This review assesses acceptability research for HIV pre-exposure prophylaxis (PrEP) and treatment as prevention (TasP) among men who have sex with men (MSM). There has been limited research on the acceptability of PrEP outside the United States and no research to date evaluating the acceptability of TasP. PrEP appears to be reasonably acceptable to MSM, but studies of HIV treatment optimism suggest that MSM will be sceptical of TasP.

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Volume 11 Number 1 2014

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Table of Contents 
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Hepatitis B in men who have sex with men and HIV-infected individuals: missed opportunities and future challenges 
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Nicole Allard and Benjamin Cowie
pp. 1-4

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Incident hepatitis B infection subsequent to the diagnosis of HIV infection in a Melbourne cohort: missed opportunities for prevention 
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Amy Body, Jennifer F. Hoy, Allen C. Cheng and Michelle L. Giles
pp. 5-10

This study reports incident hepatitis B infection in HIV-positive individuals in the Australian context. Of 4711 HIV-infected individuals, 39 conversions to hepatitis B occurred resulting in an incidence rate of 1.81 per 1000 patient-years risk. A detailed case series and case–control study are reported. Optimal control of HIV and improved vaccination coverage continue to provide the best opportunity for prevention.


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A comparative study of brain activation patterns associated with sexual arousal between males and females using 3.0-T functional magnetic resonance imaging 
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Gwang-Won Kim and Gwang-Woo Jeong
pp. 11-16

Most functional magnetic resonance imaging (fMRI) studies focusing on the discrimination of gender differences associated with sexual arousal have been performed on a 1.5-T fMRI system. This study used a 3.0-T fMRI to provide more accurate brain activation information by enhancing detection power and spatial specificity than does a conventional 1.5 T.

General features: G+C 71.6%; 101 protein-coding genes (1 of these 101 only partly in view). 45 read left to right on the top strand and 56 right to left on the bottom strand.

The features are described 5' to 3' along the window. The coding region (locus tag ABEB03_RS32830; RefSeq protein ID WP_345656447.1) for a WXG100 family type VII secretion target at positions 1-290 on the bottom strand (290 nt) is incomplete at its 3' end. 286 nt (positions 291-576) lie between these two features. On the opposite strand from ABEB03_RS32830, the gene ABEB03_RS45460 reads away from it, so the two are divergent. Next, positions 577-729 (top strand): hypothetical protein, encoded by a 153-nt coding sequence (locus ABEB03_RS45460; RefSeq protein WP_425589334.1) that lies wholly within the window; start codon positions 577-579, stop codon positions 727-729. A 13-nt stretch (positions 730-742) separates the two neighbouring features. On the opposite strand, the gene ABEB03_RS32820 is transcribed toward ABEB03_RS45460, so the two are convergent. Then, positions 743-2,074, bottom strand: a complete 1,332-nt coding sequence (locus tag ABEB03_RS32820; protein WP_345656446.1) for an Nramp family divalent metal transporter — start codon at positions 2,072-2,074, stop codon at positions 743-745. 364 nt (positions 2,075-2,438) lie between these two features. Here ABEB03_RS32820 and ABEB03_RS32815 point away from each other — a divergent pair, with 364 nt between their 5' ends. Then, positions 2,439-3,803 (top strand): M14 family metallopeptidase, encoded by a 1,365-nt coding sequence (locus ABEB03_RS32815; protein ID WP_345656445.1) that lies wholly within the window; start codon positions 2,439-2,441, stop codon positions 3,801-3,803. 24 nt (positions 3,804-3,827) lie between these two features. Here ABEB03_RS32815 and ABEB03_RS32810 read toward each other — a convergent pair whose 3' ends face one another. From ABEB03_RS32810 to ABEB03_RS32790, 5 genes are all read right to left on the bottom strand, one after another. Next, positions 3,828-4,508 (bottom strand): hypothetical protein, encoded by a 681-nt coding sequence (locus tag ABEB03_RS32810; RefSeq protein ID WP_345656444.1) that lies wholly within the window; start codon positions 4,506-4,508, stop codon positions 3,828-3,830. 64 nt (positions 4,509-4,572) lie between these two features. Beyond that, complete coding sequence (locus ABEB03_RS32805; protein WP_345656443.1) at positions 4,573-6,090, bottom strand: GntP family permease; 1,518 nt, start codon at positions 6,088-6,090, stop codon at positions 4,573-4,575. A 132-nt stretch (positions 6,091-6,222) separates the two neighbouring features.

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HIV service capacity: identifying current and future areas of clinical shortage 
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Kylie-Ann Mallitt, James Jansson, Handan Wand, Levinia Crooks and David P. Wilson
pp. 17-23

The ability of HIV clinical services to meet demand in Australia has not been evaluated. We use a novel methodology to identify areas of HIV clinical undersupply. We identified seven geographical clusters that are significantly undersupplied with HIV doctors relative to the number of people living with HIV. Training of clinicians in HIV case management and shared-care clinicians should be directed towards these areas, particularly locations in rural and remote areas.


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Families of choice and noncollegiate sororities and fraternities among lesbian and bisexual African-American women in a southern community: implications for sexual and reproductive health research 
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Erika L. Austin, Lisa L. Lindley, Leandro A. Mena, Richard A. Crosby and Christina A. Muzny
pp. 24-30